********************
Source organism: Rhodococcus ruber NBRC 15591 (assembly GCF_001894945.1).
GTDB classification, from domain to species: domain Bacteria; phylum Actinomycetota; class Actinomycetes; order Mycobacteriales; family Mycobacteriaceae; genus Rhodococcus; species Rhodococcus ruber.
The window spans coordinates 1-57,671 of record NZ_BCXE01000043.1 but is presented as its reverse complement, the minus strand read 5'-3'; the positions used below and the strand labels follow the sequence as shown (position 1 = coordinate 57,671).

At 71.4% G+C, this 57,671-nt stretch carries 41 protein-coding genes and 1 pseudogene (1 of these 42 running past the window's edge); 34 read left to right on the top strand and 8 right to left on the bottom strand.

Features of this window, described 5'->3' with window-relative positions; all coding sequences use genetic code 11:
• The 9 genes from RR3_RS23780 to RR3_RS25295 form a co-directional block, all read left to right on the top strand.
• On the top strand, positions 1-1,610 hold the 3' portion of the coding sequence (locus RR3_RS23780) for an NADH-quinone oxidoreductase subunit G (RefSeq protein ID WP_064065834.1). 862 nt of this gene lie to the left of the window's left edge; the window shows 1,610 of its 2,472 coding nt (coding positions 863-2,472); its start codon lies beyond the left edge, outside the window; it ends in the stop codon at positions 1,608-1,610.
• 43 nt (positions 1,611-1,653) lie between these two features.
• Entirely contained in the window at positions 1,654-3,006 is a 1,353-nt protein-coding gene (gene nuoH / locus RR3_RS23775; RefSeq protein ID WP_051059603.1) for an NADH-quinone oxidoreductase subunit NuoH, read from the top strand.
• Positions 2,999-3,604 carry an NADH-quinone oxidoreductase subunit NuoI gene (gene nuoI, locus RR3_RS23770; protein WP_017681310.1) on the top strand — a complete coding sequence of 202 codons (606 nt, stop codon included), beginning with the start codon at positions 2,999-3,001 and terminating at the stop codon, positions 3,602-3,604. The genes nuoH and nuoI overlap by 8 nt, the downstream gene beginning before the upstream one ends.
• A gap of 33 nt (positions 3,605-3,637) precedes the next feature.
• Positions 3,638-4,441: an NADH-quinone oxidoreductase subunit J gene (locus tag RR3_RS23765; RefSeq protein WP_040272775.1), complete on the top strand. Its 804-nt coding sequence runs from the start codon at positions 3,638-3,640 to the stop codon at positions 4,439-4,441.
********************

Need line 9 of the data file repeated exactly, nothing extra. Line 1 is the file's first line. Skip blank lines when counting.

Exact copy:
• Entirely contained in the window at positions 1,654-3,006 is a 1,353-nt protein-coding gene (gene nuoH / locus RR3_RS23775; RefSeq protein ID WP_051059603.1) for an NADH-quinone oxidoreductase subunit NuoH, read from the top strand.